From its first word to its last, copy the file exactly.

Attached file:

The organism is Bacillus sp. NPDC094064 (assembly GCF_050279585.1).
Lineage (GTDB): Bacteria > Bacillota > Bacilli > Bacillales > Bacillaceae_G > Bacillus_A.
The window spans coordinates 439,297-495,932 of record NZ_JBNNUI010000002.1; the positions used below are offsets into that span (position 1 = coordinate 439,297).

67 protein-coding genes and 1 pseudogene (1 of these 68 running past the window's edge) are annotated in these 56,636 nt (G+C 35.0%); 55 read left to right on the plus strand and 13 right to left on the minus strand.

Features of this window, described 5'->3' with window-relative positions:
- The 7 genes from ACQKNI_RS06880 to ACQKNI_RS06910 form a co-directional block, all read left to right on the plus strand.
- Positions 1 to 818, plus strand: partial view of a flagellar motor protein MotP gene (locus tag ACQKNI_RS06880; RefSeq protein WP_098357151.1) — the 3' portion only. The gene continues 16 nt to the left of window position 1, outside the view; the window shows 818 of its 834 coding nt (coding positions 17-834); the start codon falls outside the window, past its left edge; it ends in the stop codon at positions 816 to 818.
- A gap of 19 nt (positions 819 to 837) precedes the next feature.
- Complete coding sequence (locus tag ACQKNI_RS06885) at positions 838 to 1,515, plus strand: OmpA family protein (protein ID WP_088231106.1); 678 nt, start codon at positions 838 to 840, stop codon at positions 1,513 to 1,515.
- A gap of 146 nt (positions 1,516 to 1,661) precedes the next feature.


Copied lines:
The organism is Bacillus sp. NPDC094064 (assembly GCF_050279585.1).
Lineage (GTDB): Bacteria > Bacillota > Bacilli > Bacillales > Bacillaceae_G > Bacillus_A.
The window spans coordinates 439,297-495,932 of record NZ_JBNNUI010000002.1; the positions used below are offsets into that span (position 1 = coordinate 439,297).

67 protein-coding genes and 1 pseudogene (1 of these 68 running past the window's edge) are annotated in these 56,636 nt (G+C 35.0%); 55 read left to right on the plus strand and 13 right to left on the minus strand.

Features of this window, described 5'->3' with window-relative positions:
- The 7 genes from ACQKNI_RS06880 to ACQKNI_RS06910 form a co-directional block, all read left to right on the plus strand.
- Positions 1 to 818, plus strand: partial view of a flagellar motor protein MotP gene (locus tag ACQKNI_RS06880; RefSeq protein WP_098357151.1) — the 3' portion only. The gene continues 16 nt to the left of window position 1, outside the view; the window shows 818 of its 834 coding nt (coding positions 17-834); the start codon falls outside the window, past its left edge; it ends in the stop codon at positions 816 to 818.
- A gap of 19 nt (positions 819 to 837) precedes the next feature.
- Complete coding sequence (locus tag ACQKNI_RS06885) at positions 838 to 1,515, plus strand: OmpA family protein (protein ID WP_088231106.1); 678 nt, start codon at positions 838 to 840, stop codon at positions 1,513 to 1,515.
- A gap of 146 nt (positions 1,516 to 1,661) precedes the next feature.